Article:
’Leadfoot’ started as a cautionary tale about speeding but quickly became some sort of song about interstellar love. Lots of space and nature imagery keep the song from touching down into reality but the music is quite rooted in blues and glam rock. Is it about aliens? Is it about cars? Is it about aliens driving cars? Maybe. Either way, it’s a lot of fun to play.
The other part of the genesis of this song comes from Comeau getting a speeding ticket on tour, which greatly upset him, as he considers himself a very responsible drummer. But, of course, responsible driving is not really all that rock’n’roll now, is it?
‘Howling Back’ is a bad ass boogie stomp, and I think one of my favourite tracks on the album. Over Bowles’ funky drums, he sort of dials back the vocal pyrotechnics as Comeau plays a wicked little slide. This track is deeply inspired by the Oshawa music scene, based as it is in a ‘dark and creepy’ blues, also known as blackgrass. I hear everything glorious in this from Seasick Steve to Nazareth to Bob Log III and even some Muddy Waters and Howlin’ Wolf. This is the shit.
‘End of the Road,’ well, this is just a killer track, Bowles’ drums are bouncing, and he definitely tones it down here, singing about the end of the road for those missing women, girls and 2SLGBTQIA. This song haunts me, it haunts my nightmares, in part because of my babysitter, but just the pure terror of the victims on the Highway of Tears, and the fact that, as a nation, Canada just doesn’t give a fuck. To plagiarize my own review of this song as single: due to series of calamitous issues and indifference and racism on the part of the Royal Canadian Mounted Police and other police forces across the country, ‘”reliable estimate of the numbers of missing and murdered Indigenous women, girls, and 2SLGBTQQIA persons in Canada,’ according to Reclaiming Power and Place: The Final Report of the National Inquiry into Missing and Murdered Indigenous Women and Girls, an official government inquiry into what is referred to MMIW in Canada. The report was issued in June 2019. And even at that, we do know that in the 21st century, the homicide rate for indigenous women, girls, and two-spirits was six times higher than the national average. So, yeah. Oh, Canada.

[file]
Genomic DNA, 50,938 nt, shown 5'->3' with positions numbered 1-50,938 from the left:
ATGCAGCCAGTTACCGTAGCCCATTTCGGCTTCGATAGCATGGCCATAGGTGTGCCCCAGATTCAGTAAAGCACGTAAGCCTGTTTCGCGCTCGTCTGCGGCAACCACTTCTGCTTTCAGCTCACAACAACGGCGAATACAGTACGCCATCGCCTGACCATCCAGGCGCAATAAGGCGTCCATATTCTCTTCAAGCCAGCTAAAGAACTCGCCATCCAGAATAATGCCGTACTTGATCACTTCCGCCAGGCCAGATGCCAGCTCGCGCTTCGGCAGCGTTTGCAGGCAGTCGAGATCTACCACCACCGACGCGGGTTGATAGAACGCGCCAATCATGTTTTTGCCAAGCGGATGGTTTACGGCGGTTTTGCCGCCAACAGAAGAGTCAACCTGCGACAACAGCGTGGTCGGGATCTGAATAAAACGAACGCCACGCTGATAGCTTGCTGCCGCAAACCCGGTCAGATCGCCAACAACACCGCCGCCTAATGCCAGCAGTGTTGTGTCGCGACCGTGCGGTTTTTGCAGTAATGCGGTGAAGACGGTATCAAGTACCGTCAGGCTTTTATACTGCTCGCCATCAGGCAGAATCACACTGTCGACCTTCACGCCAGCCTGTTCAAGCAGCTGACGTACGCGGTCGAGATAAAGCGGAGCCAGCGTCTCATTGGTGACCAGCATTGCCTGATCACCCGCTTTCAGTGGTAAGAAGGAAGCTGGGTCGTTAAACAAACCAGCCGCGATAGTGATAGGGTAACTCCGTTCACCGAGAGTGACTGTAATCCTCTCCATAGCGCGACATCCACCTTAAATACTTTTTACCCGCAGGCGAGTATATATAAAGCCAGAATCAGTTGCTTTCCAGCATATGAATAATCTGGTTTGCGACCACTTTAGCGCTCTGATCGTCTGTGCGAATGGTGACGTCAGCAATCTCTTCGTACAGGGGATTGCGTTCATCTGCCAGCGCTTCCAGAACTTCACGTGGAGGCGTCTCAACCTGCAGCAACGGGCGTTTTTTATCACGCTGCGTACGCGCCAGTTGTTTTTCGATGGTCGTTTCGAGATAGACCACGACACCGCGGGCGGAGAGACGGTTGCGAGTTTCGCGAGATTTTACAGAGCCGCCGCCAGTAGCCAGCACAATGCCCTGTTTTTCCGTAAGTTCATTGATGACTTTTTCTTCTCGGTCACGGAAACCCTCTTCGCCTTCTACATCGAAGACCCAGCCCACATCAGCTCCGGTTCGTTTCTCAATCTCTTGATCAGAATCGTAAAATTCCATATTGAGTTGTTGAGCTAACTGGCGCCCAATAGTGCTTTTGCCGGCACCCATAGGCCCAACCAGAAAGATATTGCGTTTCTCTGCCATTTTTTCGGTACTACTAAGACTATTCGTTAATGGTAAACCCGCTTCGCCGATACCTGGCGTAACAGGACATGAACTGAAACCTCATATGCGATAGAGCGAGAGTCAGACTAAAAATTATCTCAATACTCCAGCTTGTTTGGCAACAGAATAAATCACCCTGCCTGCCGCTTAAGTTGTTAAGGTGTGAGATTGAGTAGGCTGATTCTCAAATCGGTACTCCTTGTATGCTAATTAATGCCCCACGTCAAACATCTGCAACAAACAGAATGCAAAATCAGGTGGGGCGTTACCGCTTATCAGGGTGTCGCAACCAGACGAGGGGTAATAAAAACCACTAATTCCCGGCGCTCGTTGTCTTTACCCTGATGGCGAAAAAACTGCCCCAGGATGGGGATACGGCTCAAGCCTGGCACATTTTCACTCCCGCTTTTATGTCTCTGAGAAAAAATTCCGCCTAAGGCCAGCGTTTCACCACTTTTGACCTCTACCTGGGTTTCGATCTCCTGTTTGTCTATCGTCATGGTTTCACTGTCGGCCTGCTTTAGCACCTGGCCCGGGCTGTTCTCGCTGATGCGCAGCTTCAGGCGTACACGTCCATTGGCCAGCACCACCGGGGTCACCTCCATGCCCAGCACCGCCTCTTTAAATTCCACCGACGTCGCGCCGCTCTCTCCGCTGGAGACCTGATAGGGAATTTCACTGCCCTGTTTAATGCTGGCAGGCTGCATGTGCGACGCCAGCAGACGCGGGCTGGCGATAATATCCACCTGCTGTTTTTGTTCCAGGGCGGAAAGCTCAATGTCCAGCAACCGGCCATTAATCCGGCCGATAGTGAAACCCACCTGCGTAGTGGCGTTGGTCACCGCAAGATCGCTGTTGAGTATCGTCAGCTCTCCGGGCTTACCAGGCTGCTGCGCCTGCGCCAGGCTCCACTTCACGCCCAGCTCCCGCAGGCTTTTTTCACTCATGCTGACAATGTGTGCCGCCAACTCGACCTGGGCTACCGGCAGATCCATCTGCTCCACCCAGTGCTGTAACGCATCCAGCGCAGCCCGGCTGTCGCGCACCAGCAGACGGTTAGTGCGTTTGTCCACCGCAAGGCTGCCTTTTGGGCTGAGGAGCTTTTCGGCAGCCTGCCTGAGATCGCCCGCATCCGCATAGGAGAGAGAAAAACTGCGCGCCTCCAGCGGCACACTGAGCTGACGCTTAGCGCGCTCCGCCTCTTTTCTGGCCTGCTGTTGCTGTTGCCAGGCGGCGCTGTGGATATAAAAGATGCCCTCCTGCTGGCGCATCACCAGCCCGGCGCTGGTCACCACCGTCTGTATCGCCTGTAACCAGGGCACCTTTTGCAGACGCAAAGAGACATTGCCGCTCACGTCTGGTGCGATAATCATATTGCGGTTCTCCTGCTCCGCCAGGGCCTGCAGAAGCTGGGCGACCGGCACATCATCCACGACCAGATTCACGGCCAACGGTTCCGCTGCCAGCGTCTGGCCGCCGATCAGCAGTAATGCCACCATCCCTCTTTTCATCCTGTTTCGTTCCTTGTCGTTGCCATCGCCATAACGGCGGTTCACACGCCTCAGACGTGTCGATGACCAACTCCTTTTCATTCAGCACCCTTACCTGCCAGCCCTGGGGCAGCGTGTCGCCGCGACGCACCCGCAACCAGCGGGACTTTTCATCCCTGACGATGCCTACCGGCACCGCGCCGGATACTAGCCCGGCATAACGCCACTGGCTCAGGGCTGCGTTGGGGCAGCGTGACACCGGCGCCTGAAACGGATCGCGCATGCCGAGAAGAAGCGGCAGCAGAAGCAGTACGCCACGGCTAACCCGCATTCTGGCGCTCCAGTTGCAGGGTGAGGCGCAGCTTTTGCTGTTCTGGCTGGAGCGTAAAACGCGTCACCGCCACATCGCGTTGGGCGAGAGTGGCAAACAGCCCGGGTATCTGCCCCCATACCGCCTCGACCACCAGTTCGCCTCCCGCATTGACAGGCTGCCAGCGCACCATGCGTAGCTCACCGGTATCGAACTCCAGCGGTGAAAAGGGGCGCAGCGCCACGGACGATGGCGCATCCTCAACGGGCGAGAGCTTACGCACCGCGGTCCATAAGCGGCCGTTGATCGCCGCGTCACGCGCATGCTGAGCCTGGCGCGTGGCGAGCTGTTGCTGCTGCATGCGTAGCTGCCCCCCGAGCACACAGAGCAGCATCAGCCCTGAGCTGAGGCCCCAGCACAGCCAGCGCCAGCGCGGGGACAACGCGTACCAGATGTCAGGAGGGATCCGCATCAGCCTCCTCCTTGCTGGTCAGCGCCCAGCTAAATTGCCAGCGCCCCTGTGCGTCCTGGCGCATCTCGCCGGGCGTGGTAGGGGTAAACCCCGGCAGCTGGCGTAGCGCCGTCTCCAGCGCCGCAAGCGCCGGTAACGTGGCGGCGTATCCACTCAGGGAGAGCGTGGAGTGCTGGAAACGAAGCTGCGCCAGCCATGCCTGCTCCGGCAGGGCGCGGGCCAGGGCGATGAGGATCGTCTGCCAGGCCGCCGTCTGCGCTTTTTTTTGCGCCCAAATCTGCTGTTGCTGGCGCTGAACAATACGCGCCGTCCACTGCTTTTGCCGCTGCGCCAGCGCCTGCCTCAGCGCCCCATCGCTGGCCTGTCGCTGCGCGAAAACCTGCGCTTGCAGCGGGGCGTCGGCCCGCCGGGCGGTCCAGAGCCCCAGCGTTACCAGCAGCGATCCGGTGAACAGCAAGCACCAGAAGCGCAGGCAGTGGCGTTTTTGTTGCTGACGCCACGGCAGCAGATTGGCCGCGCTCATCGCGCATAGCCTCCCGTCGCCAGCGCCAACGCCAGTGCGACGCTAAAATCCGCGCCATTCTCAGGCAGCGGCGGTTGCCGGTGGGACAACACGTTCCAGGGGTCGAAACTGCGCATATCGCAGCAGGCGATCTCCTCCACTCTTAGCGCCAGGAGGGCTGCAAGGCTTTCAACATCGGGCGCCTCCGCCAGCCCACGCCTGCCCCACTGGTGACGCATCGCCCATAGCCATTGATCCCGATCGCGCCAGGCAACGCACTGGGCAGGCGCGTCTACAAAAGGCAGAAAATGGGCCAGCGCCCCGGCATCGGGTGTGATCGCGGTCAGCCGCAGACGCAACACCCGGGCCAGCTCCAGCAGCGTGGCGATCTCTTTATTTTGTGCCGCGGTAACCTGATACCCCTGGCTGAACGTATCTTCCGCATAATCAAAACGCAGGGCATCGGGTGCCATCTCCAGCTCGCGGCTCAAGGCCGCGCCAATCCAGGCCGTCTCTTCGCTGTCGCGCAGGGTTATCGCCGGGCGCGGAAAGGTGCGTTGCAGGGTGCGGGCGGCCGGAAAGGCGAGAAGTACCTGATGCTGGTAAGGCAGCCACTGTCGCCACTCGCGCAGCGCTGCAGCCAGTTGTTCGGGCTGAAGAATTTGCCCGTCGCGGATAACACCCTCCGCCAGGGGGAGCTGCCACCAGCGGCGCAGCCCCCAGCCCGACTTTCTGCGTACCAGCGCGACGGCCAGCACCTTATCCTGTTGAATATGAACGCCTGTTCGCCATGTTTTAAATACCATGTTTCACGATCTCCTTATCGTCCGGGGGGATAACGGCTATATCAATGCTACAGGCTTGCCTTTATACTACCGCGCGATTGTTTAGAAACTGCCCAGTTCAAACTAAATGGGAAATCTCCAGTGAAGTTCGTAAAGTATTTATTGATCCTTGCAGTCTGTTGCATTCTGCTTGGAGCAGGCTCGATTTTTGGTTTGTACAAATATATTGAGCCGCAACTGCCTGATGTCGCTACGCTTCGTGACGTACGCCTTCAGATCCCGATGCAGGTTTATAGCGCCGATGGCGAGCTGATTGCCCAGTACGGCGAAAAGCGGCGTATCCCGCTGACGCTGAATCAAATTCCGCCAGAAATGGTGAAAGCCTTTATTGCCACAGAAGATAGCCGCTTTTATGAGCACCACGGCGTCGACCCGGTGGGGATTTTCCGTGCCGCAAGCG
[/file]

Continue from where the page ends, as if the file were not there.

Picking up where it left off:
‘Forest Song’ was intended to be the stereotypical Crown Lands song, about being in the forest. But then the lads went down to Nashville to work with Dave Cobb (Rival Sons, Jason Isbell, Sturgill Simpson, John Prine), and he helped them re-arrange the track, re-worked the harmonies and introduced the vari-speed drums to add that John Bonham-effect. This is another killer track, in large part due to the drums and then the bridge with this nasty little riff from Comeau.
This short album, only seven tracks and 27 minutes ends with the acoustic ‘Sun Dance,’ which was meant to be their acoustic cheese, mixed with some apocalyptic imagery. The Sun Dance, of course, is a ceremony practiced primarily by the Prairies/Plains indigenous peoples of North America, an intense spiritual and physical experience, which became popular in the late 19th/early 20th centuries as a millenarian movement across the interior of the continent. Not surprisingly, it was banned by the Canadian (and American) governments, only ‘re-legalized’ in 1951.